April 07, 2020
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Who Has Given Up Arms?

Why the impressive surrender figures don’t add up

Who Has Given Up Arms?
Who Has Given Up Arms?

While it’s tempting to link the “20-fold increase in surrender of Maoists” in Chhattisgarh this year to the six- to seven-fold increase in rewards for informants and policemen, it does not give all the answers. The police HQ and the home department at Raipur, for example, have no information about surrenders that took place before 2012.

What then might explain the sudden surge in surrenders? While only 37 Maoists surrendered in Chhattisgarh in 2012  and 39 in 2013, around 400 of them are said to have surrendered till September 2014.  Officials attribute the spurt to disillusionment among Maoist cadres and the persuasive powers of Bastar IG S.R.P. Kalluri.

The officer’s posting in Bastar had triggered scepticism among rights activists—they feared fake encounters and fake surrenders. But at police HQ, they attribute it to his information network. Shalini, of the Legal Aid Network, Jagdalpur, alleges that innocent villagers are lured to surrender, with the promise of cash and jobs, and paraded before the media.

That some surrenders and arrests are dubious is borne out by the story of Manjhiram Kashyap and Sukhdev Nag, who surrendered on August 25 last year. Both were said to be involved in the ambush on Congress leaders in Darbha valley. But Kashyap is severely disabled from an accident and is unlikely to have taken part in the ambush. And Sukhdev had earlier been picked up by the National Investigation Agency (NIA), which let him off after failing to prove his involvement.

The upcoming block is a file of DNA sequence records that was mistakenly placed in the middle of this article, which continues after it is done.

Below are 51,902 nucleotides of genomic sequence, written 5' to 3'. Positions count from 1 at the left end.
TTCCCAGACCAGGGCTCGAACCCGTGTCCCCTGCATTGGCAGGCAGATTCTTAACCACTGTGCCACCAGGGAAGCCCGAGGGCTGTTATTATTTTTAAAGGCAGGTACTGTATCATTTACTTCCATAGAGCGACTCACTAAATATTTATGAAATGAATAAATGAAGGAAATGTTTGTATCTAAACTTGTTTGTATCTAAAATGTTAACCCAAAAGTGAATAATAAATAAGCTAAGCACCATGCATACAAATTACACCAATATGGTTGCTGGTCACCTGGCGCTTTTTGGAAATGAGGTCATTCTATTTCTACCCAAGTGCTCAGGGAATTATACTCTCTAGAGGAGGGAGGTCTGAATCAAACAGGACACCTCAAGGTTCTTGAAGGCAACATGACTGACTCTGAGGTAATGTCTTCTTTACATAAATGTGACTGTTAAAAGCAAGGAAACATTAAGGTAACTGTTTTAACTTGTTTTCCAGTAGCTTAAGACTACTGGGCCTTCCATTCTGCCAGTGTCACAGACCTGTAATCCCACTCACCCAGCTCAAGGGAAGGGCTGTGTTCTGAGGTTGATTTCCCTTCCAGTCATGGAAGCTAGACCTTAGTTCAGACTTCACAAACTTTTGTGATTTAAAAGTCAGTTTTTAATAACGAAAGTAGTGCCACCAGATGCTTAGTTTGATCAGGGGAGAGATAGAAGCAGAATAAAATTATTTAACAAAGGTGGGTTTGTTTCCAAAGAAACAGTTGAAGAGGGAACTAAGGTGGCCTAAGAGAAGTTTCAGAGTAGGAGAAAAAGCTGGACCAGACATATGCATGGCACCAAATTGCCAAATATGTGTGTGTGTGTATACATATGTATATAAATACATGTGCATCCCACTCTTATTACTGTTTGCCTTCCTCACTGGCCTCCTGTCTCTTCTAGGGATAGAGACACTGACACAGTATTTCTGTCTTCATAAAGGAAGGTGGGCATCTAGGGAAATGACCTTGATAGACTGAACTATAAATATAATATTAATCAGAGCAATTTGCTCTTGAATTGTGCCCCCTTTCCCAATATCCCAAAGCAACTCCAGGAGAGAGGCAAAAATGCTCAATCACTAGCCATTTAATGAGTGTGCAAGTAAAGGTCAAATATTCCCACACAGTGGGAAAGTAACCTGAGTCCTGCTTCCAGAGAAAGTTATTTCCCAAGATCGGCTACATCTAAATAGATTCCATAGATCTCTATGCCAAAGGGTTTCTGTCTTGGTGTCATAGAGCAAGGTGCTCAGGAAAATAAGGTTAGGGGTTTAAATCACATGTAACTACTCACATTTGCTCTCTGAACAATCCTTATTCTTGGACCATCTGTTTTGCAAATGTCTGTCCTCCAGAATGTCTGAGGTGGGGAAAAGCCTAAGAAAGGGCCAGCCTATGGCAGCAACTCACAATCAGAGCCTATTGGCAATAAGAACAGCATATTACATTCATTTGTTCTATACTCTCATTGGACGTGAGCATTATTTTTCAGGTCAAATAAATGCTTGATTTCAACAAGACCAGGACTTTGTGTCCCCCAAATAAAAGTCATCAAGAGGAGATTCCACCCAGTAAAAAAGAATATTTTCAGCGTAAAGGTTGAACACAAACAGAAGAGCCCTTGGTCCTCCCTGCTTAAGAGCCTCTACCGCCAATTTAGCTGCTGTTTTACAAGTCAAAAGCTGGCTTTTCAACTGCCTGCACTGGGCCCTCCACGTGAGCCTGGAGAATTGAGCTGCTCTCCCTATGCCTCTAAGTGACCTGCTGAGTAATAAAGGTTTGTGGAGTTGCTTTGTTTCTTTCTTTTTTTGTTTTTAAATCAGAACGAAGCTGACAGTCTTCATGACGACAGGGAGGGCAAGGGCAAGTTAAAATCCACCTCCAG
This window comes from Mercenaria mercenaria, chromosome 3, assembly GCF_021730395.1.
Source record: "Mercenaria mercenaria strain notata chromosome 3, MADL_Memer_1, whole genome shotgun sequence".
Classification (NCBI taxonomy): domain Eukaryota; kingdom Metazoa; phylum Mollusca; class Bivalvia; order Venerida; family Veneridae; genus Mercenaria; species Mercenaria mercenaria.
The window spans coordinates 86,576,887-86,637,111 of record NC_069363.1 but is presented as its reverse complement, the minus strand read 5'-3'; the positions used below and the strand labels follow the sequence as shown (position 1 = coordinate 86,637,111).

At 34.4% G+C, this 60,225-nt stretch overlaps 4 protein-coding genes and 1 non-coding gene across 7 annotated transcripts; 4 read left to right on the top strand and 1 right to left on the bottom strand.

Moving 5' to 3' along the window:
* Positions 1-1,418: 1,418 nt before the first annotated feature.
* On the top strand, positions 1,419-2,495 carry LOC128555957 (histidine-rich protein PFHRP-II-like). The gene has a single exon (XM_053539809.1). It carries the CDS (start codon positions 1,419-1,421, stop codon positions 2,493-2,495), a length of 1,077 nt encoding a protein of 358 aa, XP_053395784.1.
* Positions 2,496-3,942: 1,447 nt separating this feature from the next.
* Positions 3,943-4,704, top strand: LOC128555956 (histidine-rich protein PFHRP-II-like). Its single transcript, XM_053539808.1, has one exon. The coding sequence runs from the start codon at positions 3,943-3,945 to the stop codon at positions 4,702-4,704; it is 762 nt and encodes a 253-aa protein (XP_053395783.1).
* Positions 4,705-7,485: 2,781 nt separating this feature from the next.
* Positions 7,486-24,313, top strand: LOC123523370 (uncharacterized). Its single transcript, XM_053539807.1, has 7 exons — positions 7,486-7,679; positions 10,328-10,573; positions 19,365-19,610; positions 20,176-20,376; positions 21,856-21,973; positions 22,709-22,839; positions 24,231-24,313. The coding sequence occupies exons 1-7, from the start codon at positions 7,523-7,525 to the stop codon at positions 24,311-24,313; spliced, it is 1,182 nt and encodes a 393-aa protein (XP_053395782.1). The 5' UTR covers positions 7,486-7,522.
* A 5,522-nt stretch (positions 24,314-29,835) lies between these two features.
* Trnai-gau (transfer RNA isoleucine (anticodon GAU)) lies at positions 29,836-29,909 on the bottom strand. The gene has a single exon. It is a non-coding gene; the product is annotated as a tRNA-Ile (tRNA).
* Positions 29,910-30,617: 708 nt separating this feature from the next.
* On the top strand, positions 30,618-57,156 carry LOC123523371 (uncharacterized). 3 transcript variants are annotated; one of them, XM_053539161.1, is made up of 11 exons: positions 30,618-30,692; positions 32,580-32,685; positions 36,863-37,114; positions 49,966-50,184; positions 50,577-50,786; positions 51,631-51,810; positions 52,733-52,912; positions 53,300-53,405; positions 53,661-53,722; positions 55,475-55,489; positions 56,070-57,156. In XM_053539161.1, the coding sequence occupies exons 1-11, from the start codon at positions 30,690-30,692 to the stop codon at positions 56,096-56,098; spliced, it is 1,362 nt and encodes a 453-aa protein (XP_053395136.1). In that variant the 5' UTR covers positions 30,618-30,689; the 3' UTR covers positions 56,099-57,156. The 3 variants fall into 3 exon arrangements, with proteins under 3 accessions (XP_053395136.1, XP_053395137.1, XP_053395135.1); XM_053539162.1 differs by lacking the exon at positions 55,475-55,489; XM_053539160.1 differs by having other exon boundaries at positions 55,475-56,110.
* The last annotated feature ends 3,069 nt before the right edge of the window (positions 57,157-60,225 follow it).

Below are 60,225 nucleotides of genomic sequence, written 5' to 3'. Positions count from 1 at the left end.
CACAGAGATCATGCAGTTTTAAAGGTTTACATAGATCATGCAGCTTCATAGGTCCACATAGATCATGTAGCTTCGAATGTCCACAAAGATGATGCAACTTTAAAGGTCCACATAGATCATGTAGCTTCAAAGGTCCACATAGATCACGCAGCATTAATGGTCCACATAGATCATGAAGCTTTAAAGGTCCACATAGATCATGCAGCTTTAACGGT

Strategically, two days before Salwa Judum founder Mahendra Karma’s death anniversary, Kalluri had circulated a confessional video of a Maoist area commander of Darbha, where Karma had been killed. The “former commander”, Sannu Pottam, says he’s tired of some Maoist leaders from Andhra. In any case, most of the surrenders are from among the lower rungs.

Curiously for a state which has been fighting the Maoist menace right from its inception in 2000, Chhattisgarh claims to have neither paid the promised compensation to Maoists who have surrendered nor the promised reward to any policeman so far. Home Secretary Ashok Juneja admits that the committee to supervise relief and rehabilitation for the surrendered Maoists was formed in June-July, 2014. Why it took so long remains unexplained. Worse, the committee is yet to meet, according to additional D-G R.K. Vij.

What is even more difficult to believe is the contention that no policeman has received any reward for arresting Maoists. Suspicion that the money was diverted or siphoned off could not be confirmed. But Vij said no Maoist who surrendered during the last three years has been rehabilitated so far. A housing complex for them is ready in Rajnandgaon, but in view of the threat perception, no one has moved in.

The whereabouts of most surrendered militants is unclear. Vij claims some fear for their lives and stayed with the police, but some had gone back home. Outlook met three surrendered Maoist couples at the police lines in Rajnandgaon and none of them seemed to have a clue about the future. One of the couples, Kamlesh and Shilpa, acknowledged receiving Rs 5,000 every month but nothing else. They surrendered because the Maoists did not allow them to get married. And Shilpa says that though she’d learnt to use firearms, women were largely deployed as cooks by the rebels.

Chief Minister Raman Singh, however, seems to believe that his government’s strategies are paying off. And the days are not far when the state will be rid of Maoists, he told Outlook.

By Yashwant Dhote in Raipur

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